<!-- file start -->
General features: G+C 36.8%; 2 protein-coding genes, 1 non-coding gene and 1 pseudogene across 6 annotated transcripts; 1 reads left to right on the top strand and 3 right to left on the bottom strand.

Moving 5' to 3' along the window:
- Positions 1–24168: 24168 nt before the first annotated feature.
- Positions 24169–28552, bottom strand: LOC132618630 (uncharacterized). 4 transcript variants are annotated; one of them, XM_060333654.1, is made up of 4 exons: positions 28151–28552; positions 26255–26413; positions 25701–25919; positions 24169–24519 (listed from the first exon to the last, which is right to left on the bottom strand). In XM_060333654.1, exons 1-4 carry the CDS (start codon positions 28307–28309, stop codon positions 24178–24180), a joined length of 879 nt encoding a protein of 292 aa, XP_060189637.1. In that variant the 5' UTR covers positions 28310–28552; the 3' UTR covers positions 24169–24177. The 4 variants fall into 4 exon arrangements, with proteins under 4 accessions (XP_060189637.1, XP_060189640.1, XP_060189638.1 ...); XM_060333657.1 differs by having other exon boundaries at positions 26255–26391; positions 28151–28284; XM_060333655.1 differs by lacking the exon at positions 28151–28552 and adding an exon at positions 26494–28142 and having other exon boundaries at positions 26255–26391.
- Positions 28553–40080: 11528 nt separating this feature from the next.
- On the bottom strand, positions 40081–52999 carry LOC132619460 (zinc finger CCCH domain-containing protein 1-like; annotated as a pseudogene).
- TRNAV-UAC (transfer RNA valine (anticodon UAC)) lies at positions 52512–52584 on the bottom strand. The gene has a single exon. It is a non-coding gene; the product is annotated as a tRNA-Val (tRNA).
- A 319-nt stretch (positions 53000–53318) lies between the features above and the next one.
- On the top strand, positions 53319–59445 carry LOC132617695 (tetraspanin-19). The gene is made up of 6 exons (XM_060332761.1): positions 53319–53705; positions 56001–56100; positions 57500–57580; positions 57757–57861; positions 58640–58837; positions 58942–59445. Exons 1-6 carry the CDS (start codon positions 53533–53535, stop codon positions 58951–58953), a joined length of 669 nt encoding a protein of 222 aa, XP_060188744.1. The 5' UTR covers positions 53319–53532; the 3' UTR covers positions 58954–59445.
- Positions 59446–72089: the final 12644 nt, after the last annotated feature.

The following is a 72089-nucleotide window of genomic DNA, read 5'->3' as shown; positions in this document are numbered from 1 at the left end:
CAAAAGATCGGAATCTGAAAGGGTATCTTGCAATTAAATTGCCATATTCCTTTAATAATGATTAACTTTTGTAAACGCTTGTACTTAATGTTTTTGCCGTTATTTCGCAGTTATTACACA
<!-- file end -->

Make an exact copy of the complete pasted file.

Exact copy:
General features: G+C 36.8%; 2 protein-coding genes, 1 non-coding gene and 1 pseudogene across 6 annotated transcripts; 1 reads left to right on the top strand and 3 right to left on the bottom strand.

Moving 5' to 3' along the window:
- Positions 1–24168: 24168 nt before the first annotated feature.
- Positions 24169–28552, bottom strand: LOC132618630 (uncharacterized). 4 transcript variants are annotated; one of them, XM_060333654.1, is made up of 4 exons: positions 28151–28552; positions 26255–26413; positions 25701–25919; positions 24169–24519 (listed from the first exon to the last, which is right to left on the bottom strand). In XM_060333654.1, exons 1-4 carry the CDS (start codon positions 28307–28309, stop codon positions 24178–24180), a joined length of 879 nt encoding a protein of 292 aa, XP_060189637.1. In that variant the 5' UTR covers positions 28310–28552; the 3' UTR covers positions 24169–24177. The 4 variants fall into 4 exon arrangements, with proteins under 4 accessions (XP_060189637.1, XP_060189640.1, XP_060189638.1 ...); XM_060333657.1 differs by having other exon boundaries at positions 26255–26391; positions 28151–28284; XM_060333655.1 differs by lacking the exon at positions 28151–28552 and adding an exon at positions 26494–28142 and having other exon boundaries at positions 26255–26391.
- Positions 28553–40080: 11528 nt separating this feature from the next.
- On the bottom strand, positions 40081–52999 carry LOC132619460 (zinc finger CCCH domain-containing protein 1-like; annotated as a pseudogene).
- TRNAV-UAC (transfer RNA valine (anticodon UAC)) lies at positions 52512–52584 on the bottom strand. The gene has a single exon. It is a non-coding gene; the product is annotated as a tRNA-Val (tRNA).
- A 319-nt stretch (positions 53000–53318) lies between the features above and the next one.
- On the top strand, positions 53319–59445 carry LOC132617695 (tetraspanin-19). The gene is made up of 6 exons (XM_060332761.1): positions 53319–53705; positions 56001–56100; positions 57500–57580; positions 57757–57861; positions 58640–58837; positions 58942–59445. Exons 1-6 carry the CDS (start codon positions 53533–53535, stop codon positions 58951–58953), a joined length of 669 nt encoding a protein of 222 aa, XP_060188744.1. The 5' UTR covers positions 53319–53532; the 3' UTR covers positions 58954–59445.
- Positions 59446–72089: the final 12644 nt, after the last annotated feature.

The following is a 72089-nucleotide window of genomic DNA, read 5'->3' as shown; positions in this document are numbered from 1 at the left end:
CAAAAGATCGGAATCTGAAAGGGTATCTTGCAATTAAATTGCCATATTCCTTTAATAATGATTAACTTTTGTAAACGCTTGTACTTAATGTTTTTGCCGTTATTTCGCAGTTATTACACA